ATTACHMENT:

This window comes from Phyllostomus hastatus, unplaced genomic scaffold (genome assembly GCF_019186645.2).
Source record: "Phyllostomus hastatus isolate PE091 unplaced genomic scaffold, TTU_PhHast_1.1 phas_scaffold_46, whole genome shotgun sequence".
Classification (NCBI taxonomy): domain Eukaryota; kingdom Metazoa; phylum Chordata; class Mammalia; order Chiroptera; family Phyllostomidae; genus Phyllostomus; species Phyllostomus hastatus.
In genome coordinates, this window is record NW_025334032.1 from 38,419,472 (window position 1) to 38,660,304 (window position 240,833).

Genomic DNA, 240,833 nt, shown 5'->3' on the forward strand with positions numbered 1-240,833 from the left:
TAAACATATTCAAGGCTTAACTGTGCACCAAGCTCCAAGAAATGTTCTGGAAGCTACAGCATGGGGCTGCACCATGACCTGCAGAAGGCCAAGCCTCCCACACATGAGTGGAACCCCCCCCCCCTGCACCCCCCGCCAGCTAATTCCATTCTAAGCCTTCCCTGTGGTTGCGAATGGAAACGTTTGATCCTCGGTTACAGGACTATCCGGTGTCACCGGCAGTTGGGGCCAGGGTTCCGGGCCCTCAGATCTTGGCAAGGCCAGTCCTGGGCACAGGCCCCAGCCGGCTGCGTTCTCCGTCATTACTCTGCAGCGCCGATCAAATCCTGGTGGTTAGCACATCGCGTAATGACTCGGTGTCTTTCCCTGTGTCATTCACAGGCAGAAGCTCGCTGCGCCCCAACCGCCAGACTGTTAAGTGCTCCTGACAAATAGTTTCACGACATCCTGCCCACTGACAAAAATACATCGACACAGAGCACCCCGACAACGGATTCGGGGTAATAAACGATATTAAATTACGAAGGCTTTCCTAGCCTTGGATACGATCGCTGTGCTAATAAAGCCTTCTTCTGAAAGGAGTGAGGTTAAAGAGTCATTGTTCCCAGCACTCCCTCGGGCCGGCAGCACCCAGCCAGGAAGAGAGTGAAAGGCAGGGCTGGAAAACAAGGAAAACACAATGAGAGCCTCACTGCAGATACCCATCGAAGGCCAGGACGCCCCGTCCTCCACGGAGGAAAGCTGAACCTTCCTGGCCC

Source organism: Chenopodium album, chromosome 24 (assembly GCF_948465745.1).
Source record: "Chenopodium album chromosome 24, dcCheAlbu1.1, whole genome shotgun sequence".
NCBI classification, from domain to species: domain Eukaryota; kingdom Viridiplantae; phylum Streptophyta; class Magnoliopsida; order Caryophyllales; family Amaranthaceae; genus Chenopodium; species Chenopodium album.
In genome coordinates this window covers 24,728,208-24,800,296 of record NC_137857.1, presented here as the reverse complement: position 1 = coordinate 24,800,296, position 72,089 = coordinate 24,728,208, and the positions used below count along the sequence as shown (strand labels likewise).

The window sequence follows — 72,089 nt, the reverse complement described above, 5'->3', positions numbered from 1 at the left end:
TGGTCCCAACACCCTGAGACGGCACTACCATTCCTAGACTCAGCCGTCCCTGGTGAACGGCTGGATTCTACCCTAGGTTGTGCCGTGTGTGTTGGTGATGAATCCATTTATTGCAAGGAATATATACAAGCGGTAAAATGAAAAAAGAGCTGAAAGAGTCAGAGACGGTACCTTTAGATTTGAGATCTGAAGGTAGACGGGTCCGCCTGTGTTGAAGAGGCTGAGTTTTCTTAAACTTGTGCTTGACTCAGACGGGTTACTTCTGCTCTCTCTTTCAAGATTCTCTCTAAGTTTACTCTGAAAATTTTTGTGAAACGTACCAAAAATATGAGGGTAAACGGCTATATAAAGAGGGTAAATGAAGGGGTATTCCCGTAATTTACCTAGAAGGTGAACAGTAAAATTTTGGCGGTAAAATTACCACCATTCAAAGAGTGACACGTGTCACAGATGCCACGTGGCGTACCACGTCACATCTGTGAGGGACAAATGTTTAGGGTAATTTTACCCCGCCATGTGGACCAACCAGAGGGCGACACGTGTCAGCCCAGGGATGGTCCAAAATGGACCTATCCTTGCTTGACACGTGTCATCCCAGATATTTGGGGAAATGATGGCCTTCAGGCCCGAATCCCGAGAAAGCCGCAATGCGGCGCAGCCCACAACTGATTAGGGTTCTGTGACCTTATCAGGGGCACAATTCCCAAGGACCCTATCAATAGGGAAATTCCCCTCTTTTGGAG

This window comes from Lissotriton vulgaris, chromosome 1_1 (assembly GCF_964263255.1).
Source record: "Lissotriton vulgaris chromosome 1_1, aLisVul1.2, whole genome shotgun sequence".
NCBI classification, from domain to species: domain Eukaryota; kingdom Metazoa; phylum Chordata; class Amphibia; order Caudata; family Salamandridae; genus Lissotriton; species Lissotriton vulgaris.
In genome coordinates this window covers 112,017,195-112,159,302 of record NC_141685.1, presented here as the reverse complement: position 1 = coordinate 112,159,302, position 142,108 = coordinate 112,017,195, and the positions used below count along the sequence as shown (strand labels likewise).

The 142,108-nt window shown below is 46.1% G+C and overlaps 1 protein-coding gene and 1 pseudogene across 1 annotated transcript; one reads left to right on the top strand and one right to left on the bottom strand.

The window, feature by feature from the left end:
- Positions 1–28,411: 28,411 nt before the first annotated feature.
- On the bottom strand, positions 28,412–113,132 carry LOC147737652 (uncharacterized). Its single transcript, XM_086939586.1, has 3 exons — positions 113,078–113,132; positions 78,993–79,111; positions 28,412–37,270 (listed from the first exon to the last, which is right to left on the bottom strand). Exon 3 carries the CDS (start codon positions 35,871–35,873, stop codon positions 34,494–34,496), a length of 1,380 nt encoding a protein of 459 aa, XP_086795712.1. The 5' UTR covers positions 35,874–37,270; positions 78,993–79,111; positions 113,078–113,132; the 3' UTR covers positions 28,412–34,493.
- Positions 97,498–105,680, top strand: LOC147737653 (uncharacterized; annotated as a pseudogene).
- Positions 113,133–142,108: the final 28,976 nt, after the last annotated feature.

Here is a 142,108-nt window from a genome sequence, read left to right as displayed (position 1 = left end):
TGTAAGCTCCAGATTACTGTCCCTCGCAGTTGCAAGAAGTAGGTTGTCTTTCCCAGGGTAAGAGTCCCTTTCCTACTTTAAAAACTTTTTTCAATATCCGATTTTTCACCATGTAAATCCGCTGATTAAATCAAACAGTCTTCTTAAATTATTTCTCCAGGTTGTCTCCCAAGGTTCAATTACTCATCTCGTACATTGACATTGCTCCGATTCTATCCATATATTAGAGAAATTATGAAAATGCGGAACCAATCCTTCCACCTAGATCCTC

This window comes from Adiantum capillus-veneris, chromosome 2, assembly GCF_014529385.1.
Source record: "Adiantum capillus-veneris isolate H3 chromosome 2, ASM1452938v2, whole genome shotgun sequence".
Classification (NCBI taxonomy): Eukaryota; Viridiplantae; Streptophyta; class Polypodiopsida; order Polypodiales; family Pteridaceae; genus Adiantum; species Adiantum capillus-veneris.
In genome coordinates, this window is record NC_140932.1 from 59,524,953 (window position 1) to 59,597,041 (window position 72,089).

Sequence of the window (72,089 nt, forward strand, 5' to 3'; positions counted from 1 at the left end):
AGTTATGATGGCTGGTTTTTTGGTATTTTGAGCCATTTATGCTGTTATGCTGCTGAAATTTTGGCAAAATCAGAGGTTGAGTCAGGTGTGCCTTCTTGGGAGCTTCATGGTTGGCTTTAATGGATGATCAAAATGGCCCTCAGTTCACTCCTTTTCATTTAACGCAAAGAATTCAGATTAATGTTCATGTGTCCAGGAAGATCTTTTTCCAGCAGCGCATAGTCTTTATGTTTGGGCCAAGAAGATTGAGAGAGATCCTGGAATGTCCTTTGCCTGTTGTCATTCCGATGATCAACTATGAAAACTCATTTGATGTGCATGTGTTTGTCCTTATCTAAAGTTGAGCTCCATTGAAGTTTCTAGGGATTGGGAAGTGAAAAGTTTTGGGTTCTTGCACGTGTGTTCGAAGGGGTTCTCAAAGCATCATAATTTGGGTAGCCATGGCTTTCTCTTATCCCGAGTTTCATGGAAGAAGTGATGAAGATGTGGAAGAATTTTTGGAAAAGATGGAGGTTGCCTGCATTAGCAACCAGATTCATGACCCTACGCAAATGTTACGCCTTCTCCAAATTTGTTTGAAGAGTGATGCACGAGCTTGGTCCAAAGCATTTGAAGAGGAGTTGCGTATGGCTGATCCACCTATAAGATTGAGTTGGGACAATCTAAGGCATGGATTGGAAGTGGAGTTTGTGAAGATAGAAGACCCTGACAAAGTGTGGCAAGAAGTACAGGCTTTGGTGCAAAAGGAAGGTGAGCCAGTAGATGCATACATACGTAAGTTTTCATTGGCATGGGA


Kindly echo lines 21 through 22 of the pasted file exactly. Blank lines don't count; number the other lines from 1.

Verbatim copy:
- Positions 97,498–105,680, top strand: LOC147737653 (uncharacterized; annotated as a pseudogene).
- Positions 113,133–142,108: the final 28,976 nt, after the last annotated feature.